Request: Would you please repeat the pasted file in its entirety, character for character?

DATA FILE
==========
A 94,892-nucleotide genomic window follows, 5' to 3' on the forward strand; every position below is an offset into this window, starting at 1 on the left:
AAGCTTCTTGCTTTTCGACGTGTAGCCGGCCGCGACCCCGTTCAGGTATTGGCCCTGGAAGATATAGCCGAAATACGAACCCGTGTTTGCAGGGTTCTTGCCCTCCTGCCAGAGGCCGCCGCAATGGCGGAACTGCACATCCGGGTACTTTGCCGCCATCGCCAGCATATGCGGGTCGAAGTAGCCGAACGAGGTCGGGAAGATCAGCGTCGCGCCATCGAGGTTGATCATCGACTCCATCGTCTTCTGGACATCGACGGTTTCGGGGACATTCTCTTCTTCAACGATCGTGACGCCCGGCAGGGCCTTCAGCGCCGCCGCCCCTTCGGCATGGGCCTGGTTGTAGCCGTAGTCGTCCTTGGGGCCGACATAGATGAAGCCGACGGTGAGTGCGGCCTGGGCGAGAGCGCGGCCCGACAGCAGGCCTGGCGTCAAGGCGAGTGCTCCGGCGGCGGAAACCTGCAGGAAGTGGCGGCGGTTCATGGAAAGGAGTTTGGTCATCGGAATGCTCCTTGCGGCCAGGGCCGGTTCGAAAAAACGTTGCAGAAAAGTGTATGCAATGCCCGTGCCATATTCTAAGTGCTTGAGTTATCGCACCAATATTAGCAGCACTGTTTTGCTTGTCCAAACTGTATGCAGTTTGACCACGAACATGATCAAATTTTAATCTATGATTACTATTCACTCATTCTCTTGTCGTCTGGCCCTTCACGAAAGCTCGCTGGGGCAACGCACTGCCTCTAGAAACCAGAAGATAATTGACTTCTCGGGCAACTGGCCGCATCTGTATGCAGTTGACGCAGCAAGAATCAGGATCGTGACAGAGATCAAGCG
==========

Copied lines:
A 94,892-nucleotide genomic window follows, 5' to 3' on the forward strand; every position below is an offset into this window, starting at 1 on the left:
AAGCTTCTTGCTTTTCGACGTGTAGCCGGCCGCGACCCCGTTCAGGTATTGGCCCTGGAAGATATAGCCGAAATACGAACCCGTGTTTGCAGGGTTCTTGCCCTCCTGCCAGAGGCCGCCGCAATGGCGGAACTGCACATCCGGGTACTTTGCCGCCATCGCCAGCATATGCGGGTCGAAGTAGCCGAACGAGGTCGGGAAGATCAGCGTCGCGCCATCGAGGTTGATCATCGACTCCATCGTCTTCTGGACATCGACGGTTTCGGGGACATTCTCTTCTTCAACGATCGTGACGCCCGGCAGGGCCTTCAGCGCCGCCGCCCCTTCGGCATGGGCCTGGTTGTAGCCGTAGTCGTCCTTGGGGCCGACATAGATGAAGCCGACGGTGAGTGCGGCCTGGGCGAGAGCGCGGCCCGACAGCAGGCCTGGCGTCAAGGCGAGTGCTCCGGCGGCGGAAACCTGCAGGAAGTGGCGGCGGTTCATGGAAAGGAGTTTGGTCATCGGAATGCTCCTTGCGGCCAGGGCCGGTTCGAAAAAACGTTGCAGAAAAGTGTATGCAATGCCCGTGCCATATTCTAAGTGCTTGAGTTATCGCACCAATATTAGCAGCACTGTTTTGCTTGTCCAAACTGTATGCAGTTTGACCACGAACATGATCAAATTTTAATCTATGATTACTATTCACTCATTCTCTTGTCGTCTGGCCCTTCACGAAAGCTCGCTGGGGCAACGCACTGCCTCTAGAAACCAGAAGATAATTGACTTCTCGGGCAACTGGCCGCATCTGTATGCAGTTGACGCAGCAAGAATCAGGATCGTGACAGAGATCAAGCG